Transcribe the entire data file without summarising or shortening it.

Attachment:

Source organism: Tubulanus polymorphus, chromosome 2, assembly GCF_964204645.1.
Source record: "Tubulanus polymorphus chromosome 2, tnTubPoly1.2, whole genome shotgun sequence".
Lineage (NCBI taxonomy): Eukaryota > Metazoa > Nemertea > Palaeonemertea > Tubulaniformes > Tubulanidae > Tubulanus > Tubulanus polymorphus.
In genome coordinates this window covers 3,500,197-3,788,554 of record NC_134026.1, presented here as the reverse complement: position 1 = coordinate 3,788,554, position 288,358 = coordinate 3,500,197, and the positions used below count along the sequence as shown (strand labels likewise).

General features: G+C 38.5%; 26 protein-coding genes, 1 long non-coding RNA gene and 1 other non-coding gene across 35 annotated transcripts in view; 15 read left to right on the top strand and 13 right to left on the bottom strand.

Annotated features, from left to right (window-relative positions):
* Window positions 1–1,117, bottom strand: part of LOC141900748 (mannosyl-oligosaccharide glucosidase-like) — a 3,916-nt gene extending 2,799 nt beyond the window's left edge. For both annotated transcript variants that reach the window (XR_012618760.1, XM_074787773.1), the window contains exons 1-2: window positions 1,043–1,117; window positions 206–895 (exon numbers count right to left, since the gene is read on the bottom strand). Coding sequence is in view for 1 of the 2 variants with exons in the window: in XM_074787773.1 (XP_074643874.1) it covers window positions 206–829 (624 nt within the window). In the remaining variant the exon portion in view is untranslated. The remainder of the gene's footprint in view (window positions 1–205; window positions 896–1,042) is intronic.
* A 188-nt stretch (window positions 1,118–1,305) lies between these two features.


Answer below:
Source organism: Tubulanus polymorphus, chromosome 2, assembly GCF_964204645.1.
Source record: "Tubulanus polymorphus chromosome 2, tnTubPoly1.2, whole genome shotgun sequence".
Lineage (NCBI taxonomy): Eukaryota > Metazoa > Nemertea > Palaeonemertea > Tubulaniformes > Tubulanidae > Tubulanus > Tubulanus polymorphus.
In genome coordinates this window covers 3,500,197-3,788,554 of record NC_134026.1, presented here as the reverse complement: position 1 = coordinate 3,788,554, position 288,358 = coordinate 3,500,197, and the positions used below count along the sequence as shown (strand labels likewise).

General features: G+C 38.5%; 26 protein-coding genes, 1 long non-coding RNA gene and 1 other non-coding gene across 35 annotated transcripts in view; 15 read left to right on the top strand and 13 right to left on the bottom strand.

Annotated features, from left to right (window-relative positions):
* Window positions 1–1,117, bottom strand: part of LOC141900748 (mannosyl-oligosaccharide glucosidase-like) — a 3,916-nt gene extending 2,799 nt beyond the window's left edge. For both annotated transcript variants that reach the window (XR_012618760.1, XM_074787773.1), the window contains exons 1-2: window positions 1,043–1,117; window positions 206–895 (exon numbers count right to left, since the gene is read on the bottom strand). Coding sequence is in view for 1 of the 2 variants with exons in the window: in XM_074787773.1 (XP_074643874.1) it covers window positions 206–829 (624 nt within the window). In the remaining variant the exon portion in view is untranslated. The remainder of the gene's footprint in view (window positions 1–205; window positions 896–1,042) is intronic.
* A 188-nt stretch (window positions 1,118–1,305) lies between these two features.